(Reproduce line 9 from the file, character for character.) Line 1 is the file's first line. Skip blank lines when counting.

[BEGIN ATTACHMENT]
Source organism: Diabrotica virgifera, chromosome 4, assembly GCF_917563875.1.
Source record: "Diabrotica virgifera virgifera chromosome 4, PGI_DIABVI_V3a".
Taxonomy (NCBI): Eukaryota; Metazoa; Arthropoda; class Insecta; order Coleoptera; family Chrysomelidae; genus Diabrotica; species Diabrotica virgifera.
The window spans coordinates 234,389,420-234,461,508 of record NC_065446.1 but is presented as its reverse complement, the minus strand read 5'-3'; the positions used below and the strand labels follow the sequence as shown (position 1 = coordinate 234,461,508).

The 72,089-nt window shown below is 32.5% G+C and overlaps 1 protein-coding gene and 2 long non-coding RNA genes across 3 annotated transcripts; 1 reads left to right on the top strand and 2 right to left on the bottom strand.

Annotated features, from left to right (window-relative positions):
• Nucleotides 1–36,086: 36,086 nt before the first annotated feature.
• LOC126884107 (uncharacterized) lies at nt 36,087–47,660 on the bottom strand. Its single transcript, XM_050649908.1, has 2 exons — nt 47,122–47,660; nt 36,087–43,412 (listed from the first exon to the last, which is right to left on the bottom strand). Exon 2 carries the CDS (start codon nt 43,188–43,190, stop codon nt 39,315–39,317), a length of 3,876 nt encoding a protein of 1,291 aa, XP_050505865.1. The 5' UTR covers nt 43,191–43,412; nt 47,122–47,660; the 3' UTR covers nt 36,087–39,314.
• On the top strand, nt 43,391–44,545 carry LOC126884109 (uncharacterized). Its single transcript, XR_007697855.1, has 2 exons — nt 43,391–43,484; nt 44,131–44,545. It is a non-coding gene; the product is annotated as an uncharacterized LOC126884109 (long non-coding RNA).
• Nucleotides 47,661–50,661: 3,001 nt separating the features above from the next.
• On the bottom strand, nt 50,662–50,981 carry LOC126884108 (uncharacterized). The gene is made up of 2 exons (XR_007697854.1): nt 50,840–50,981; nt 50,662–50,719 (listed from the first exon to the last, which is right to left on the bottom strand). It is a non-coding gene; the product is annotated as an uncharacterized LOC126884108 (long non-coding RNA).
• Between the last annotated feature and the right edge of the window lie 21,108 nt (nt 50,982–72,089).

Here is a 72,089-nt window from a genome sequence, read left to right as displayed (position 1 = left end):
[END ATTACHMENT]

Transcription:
• On the top strand, nt 43,391–44,545 carry LOC126884109 (uncharacterized). Its single transcript, XR_007697855.1, has 2 exons — nt 43,391–43,484; nt 44,131–44,545. It is a non-coding gene; the product is annotated as an uncharacterized LOC126884109 (long non-coding RNA).